The result of tax breaks and subsidies for so called renewable energy -- defined as energy produced by means that would be uneconomic without such tax breaks and subsidies -- is that the likes of biofuels and wind farms are used by investors not to farm corn and wind, but to farm tax breaks and subsidies.
The irony for many environmentalists must surely be that the result of their banging the drum for 'renewables' will be to bring on a whole new wave of corporate welfare -- the only welfare most environmentalists object to.
The case of West Texas investor and natural gas man T. Boone Pickens (right) is instructive. Mr Pickens intends to spend $US10 billion to build the world’s biggest “wind farm,” consisting of 2,700 turbines producing a planned 4,000 megawatts of generating capacity. According to Reuters, Pickens expects "to turn at least a 25 per cent return" on this 'investment -- an investment only possible because of five particular tax breaks and subsidies that will see large sums forcibly transferred from taxpayers to Mr Pickens's pocketbook, courtesy of the US Government.
Researcher Glenn Schleede summarises the corporate welfare Pickens intends to mop up, all of which he says represent "harmful wealth transfers and misdirected capital investments." (Not to mention that they're extracted from taxpayers by force.)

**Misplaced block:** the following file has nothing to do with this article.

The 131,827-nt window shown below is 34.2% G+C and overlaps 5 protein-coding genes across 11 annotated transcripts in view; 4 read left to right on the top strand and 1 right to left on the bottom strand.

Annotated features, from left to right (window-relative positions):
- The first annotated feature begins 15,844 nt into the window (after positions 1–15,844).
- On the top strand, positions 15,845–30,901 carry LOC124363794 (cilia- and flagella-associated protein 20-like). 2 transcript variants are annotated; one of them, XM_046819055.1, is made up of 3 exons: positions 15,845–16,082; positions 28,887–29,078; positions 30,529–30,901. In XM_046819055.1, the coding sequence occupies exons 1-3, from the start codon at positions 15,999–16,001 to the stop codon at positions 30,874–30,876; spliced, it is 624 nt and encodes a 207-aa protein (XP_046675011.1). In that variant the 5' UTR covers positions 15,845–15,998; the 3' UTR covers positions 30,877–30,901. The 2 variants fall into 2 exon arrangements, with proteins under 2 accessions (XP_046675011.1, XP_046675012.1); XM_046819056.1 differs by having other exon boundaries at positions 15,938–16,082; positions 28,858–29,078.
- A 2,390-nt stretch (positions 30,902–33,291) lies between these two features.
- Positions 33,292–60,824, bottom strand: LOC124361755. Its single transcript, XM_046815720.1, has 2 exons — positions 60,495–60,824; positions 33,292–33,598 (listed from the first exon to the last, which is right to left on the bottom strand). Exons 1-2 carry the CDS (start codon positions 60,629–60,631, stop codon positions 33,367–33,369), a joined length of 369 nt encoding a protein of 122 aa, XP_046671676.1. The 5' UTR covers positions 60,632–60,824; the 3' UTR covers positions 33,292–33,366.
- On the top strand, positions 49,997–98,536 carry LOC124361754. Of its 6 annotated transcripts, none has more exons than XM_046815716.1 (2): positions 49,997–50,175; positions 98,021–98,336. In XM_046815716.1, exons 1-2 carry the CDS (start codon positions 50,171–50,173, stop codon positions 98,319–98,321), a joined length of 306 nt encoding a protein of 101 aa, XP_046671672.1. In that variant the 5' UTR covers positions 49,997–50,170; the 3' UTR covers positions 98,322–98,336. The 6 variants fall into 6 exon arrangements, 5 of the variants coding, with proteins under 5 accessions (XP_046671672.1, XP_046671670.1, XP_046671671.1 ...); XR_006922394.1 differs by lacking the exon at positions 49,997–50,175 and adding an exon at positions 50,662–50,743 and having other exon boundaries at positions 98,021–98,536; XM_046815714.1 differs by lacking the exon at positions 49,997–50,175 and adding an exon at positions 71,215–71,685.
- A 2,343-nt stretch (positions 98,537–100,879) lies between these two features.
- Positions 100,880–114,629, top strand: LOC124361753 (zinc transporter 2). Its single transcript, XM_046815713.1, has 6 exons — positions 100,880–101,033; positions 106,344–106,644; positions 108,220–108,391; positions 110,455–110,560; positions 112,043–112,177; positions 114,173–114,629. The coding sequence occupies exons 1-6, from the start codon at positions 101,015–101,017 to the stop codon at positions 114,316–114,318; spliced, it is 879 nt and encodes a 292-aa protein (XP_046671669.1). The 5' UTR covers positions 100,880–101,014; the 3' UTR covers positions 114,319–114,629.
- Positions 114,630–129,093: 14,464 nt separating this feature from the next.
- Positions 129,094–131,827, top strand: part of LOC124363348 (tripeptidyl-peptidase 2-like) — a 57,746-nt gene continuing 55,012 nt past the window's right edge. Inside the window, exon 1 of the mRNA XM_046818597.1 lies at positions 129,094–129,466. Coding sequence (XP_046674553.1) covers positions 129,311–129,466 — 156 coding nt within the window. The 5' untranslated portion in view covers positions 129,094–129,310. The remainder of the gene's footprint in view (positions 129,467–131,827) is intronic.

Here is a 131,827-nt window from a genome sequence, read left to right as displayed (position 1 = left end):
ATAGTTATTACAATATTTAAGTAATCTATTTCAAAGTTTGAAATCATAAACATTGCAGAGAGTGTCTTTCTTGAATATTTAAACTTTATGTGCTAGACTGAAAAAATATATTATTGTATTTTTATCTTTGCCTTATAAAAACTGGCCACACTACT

For more than a decade, wind industry lobbyists and other wind energy advocates have greatly overstated environmental and energy benefits of wind energy and understated its adverse environmental, ecological, economic, scenic and property value impacts. Only during the last 3 years have the facts begun to emerge about the low quality and value of electricity from wind turbines, the high economic cost, and the adverse environmental, ecological, scenic and property value impacts.
Facts, by the way, are irrelevant to politics -- as I'm sure you're aware by now.
And also by the way, this is not the first time T. Boone Pickens headed to the taxpayer with his hand out. Back in the eighties when he was losing his shirt in natural gas, he all of a sudden became a lobbyist for tax breaks and subsidies for natural gas in large vehicles (compressed natural gas buses and the like). He began speeches around that time with "I'm in favour of free markets, but..."
Ayn Rand used to point out that there are essentially two kinds of businessmen. There are the honest businessmen -- "the producers, the providers, the supporters, the Atlases who carry our whole economy on their shoulders" -- and then there are the moochers, "the products of a mixed economy, the men with political pull, who make fortunes by means of special privileges granted to them by the government." As she points out, it is the political power behind the activities of the moochers — "the power of forced, unearned, economically unjustified privileges" — that causes "dislocations in the country’s economy, hardships, depressions, and mounting public protests."
For contemporary evidence of this, just look at the world's food markets and the increasing reports of food riots, products not of the free market and the free businessmen, but of of the biofuels boondoggle and the moochers who use political pull to make (or to supplement) their fortunes.
We're looking at the likes of you, Mr Pickens.